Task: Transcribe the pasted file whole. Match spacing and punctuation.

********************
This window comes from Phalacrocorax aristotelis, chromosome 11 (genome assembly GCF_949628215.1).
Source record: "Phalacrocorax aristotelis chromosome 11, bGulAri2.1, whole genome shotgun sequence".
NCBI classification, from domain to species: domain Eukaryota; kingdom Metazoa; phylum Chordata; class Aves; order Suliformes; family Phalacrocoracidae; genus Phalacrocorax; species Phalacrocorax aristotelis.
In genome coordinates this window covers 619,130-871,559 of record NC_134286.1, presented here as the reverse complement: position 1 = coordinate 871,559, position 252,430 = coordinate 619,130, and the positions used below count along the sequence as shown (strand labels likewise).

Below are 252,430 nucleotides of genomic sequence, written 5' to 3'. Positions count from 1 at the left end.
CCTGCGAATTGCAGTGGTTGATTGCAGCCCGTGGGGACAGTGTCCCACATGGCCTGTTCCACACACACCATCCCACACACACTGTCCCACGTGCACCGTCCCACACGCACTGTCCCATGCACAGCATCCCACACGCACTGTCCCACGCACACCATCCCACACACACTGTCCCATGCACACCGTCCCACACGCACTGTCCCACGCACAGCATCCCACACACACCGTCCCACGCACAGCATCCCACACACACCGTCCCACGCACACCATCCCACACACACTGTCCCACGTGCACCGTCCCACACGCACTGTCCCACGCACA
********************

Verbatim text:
This window comes from Phalacrocorax aristotelis, chromosome 11 (genome assembly GCF_949628215.1).
Source record: "Phalacrocorax aristotelis chromosome 11, bGulAri2.1, whole genome shotgun sequence".
NCBI classification, from domain to species: domain Eukaryota; kingdom Metazoa; phylum Chordata; class Aves; order Suliformes; family Phalacrocoracidae; genus Phalacrocorax; species Phalacrocorax aristotelis.
In genome coordinates this window covers 619,130-871,559 of record NC_134286.1, presented here as the reverse complement: position 1 = coordinate 871,559, position 252,430 = coordinate 619,130, and the positions used below count along the sequence as shown (strand labels likewise).

Below are 252,430 nucleotides of genomic sequence, written 5' to 3'. Positions count from 1 at the left end.
CCTGCGAATTGCAGTGGTTGATTGCAGCCCGTGGGGACAGTGTCCCACATGGCCTGTTCCACACACACCATCCCACACACACTGTCCCACGTGCACCGTCCCACACGCACTGTCCCATGCACAGCATCCCACACGCACTGTCCCACGCACACCATCCCACACACACTGTCCCATGCACACCGTCCCACACGCACTGTCCCACGCACAGCATCCCACACACACCGTCCCACGCACAGCATCCCACACACACCGTCCCACGCACACCATCCCACACACACTGTCCCACGTGCACCGTCCCACACGCACTGTCCCACGCACA